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Glidden Porch and floor vs cabinet transformations

I am redoing some very old very nice thick wod cabinets in the kitchen. Stripping is not an option. the current finish is a faux finish of golden paint and splatters. the splatters are a ting bit raised.

My question: Am i better going with the :

1.Glidden Floor an porch for self leveling thick no brush stroke finish or

2. Cabinet Restorations- water based easier ( I am not using gloss)

 

I want to fully cover this hideous paint job and level out the imperfections. I also want the most professional job possible. 

 

Which one do you suggest? Is the Gliden really smelly and carcinagenic?

 

Thanks.........Audrey

 

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Posted 2012-02-13T19:26:46+0000  by bonshire bonshire
 

Hi Audrey

 

This is the kind of dilemma that calls for a comparison of apples and oranges…

                                        apples-and-oranges-300x225.jpg

First and foremost – there is nothing other than a thick texture paint that will level out a surface that has even the slightest raised design on it.  You will have to either sand the raised areas down or patch over them to level out the surface.

 

Application Techniques:

 

Oil based paint (apples):  Traditionally this was the coating of choice whenever cabinets were refinished in the past.  It tended to dry harder and withstood years of abuse.  The odor was very offensive, it took days to dry and cure before use, and the mess was hard to maintain.  Not to mention having to sand down the surface and apply a separate prime coat.

 

Cabinet Transformations by Rust-Oleum (oranges):  Preparation involves having to wipe down the surface with de-glosser (provided) and remove any hardware.  Painting the base coat is fast and has very little odor to speak of.  Most of the time, you will be able to apply two coats within just a few hours.  The only amount of skill required will be in applying the glaze coat (if desired).  One person should do this step because application techniques will vary and it might be noticeable.  Finish with the clear top coat and you will be using your kitchen again within a few hours.

 

…so I am a little bias. I have done both applications several times and can truly appreciate the amount of time Rust-Oleum has saved on a project of this size and magnitude.

 

We have a huge thread on the community that addresses the Cabinet Transformations application.

 

Hope this helps.

Posted 2012-02-13T20:26:38+0000  by Kevin_HD_ATL

Great Question Audrey!

 

Kevin got it just right when he said Apples and Oranges ... these products are polar opposites.

 

However, your primary goal appears to be eliminating the raised texture of the faux finish. So, no matter which you choose you'll have to use 220-grit sandpaper to remove the texture before you begin.

 

A Little More Definition:

 

1) Although the oil-based paint self-levels, it will not reduce the existing texture ... you must sand; and

2) Although the transformation kit contains liquid sandpaper, it will not be enough to reduce the existing texture ... you must sand.

 

Finally, you also question whether the oil-based product has a lot of odor ... it does.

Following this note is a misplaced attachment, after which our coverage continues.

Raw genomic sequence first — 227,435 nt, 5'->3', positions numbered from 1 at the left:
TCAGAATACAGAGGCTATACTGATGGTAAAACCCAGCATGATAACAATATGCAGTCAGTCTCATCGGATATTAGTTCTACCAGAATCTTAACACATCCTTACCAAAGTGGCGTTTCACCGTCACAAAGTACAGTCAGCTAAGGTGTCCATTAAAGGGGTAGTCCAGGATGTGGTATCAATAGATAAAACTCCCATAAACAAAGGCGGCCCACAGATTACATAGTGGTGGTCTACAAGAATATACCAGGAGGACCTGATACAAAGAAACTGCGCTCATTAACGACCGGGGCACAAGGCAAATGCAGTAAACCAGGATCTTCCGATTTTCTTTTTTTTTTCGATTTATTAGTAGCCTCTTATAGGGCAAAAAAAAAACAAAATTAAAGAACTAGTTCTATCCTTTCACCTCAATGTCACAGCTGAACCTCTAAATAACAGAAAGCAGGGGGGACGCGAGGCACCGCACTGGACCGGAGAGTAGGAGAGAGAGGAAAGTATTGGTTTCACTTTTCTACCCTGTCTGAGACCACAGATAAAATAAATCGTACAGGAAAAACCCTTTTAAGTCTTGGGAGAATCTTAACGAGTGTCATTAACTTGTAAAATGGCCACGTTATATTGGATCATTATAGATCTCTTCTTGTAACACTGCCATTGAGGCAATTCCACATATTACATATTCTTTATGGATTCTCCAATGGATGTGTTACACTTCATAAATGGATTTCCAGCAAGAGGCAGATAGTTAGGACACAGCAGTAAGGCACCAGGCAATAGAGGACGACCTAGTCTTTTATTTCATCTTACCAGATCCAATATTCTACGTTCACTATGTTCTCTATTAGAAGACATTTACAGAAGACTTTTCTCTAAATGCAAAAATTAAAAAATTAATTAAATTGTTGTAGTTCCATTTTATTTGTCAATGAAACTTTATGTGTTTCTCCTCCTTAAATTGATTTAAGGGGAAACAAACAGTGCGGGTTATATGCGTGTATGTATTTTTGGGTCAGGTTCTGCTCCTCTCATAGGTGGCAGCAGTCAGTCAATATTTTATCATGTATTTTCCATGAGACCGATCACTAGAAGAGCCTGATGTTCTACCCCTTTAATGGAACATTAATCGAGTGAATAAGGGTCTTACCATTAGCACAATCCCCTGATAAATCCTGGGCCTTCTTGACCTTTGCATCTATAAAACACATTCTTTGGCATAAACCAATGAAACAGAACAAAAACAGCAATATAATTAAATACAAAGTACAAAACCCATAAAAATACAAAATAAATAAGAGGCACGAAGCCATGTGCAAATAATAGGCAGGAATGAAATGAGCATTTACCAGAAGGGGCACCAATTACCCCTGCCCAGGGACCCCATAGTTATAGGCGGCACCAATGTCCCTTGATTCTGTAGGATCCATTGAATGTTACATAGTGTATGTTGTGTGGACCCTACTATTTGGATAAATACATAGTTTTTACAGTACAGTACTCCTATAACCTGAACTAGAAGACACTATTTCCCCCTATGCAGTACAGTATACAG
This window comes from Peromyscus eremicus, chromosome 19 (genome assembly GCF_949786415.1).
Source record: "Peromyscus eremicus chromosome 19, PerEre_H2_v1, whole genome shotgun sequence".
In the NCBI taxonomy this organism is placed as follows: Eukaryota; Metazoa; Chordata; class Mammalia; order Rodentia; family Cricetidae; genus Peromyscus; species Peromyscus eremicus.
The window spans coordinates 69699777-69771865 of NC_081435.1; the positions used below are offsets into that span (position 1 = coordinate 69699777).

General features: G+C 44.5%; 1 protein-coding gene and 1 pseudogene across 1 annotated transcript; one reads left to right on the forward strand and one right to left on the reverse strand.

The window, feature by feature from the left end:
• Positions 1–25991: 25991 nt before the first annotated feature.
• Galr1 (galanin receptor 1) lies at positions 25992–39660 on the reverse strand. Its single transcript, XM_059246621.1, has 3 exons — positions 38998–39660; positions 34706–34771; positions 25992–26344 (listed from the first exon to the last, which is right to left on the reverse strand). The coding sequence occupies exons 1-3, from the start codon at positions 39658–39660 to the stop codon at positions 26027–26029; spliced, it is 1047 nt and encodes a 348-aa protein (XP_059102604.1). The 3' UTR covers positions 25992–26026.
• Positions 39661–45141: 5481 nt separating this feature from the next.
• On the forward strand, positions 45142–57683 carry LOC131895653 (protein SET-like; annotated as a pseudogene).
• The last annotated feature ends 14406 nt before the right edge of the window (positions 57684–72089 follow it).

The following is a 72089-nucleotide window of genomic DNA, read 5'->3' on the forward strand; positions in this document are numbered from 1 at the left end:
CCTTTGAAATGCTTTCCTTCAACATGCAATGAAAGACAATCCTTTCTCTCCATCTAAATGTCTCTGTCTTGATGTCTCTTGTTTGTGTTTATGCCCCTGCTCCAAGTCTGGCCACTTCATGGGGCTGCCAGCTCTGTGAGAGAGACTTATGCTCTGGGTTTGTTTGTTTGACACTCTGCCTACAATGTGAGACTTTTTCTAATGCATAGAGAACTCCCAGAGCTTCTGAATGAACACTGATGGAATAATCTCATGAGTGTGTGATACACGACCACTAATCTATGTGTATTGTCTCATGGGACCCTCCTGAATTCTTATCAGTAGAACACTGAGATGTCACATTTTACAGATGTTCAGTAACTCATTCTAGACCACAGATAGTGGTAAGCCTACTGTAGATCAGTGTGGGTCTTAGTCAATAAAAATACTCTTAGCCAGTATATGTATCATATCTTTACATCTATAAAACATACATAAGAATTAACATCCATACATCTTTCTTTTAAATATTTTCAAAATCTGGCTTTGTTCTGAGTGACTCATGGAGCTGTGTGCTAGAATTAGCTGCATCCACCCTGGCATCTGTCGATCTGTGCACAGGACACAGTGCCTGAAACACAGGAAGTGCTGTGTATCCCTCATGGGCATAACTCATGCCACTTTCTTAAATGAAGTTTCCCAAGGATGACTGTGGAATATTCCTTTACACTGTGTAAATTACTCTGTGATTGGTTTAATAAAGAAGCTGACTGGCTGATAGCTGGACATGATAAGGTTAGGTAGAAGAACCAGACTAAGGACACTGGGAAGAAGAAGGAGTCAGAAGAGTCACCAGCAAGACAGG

This product produces the most durable, cleanable finish ... that is why most factory finishes are solvent-based.

The fact that it levels as it dries will give you "the most professional job possible."

However, if you are concerned about using products that are "really smelly," the oil is not for you.

 

NOTE: If you want the most durable, professional job without the smell, you might choose the oil and then leave the job to a contractor while you take a weekend trip. The odor will linger for several hours after application, but should diminish and the end result will meet your quality expectations as well.

Posted 2012-02-14T13:19:05+0000  by Pat_HD_ATL

 

Alas, there is no magic bullet if quality results is desired, The splatter texture has to go! Unfortunately, if the existing finish is latex based, sanding is very difficult. Latex paint usually just clogs the sandpaper and peels up in gummy little flakes.

 

If a remote work area, such as a garage is available, it is best to remove the doors and take them outside where the dust of sanding and the fumes from oil are out of the living area. Obviously, a warm garage is neccessary for the painting. Cool,damp conditions aren't good for any type of paint., especially oils which become very thick and no longer flow out.

 

When using oil paints, if you have a gas cooking range, you will find that the fumes interact with the open flame to produce an even more objectionable odor. It is definitely a night for McDonald's when using oil in your house! Such projects are best left for times of the year when the windows can be left open.

Posted 2012-02-14T18:33:05+0000  by ordjen

 

I should further state that in the past when I had heavy textures to deal with from past poor paint jobs, I would give the doors a heavy coat  of oil based enamel undercoating after a good sanding. The heavy build of the undercoated did much to hide past "ropey" texture from past latex paint jobs. A final coat of a satin finish oil paint , as opposed to high gloss, further hides past texture.

Posted 2012-02-14T18:40:13+0000  by ordjen
 
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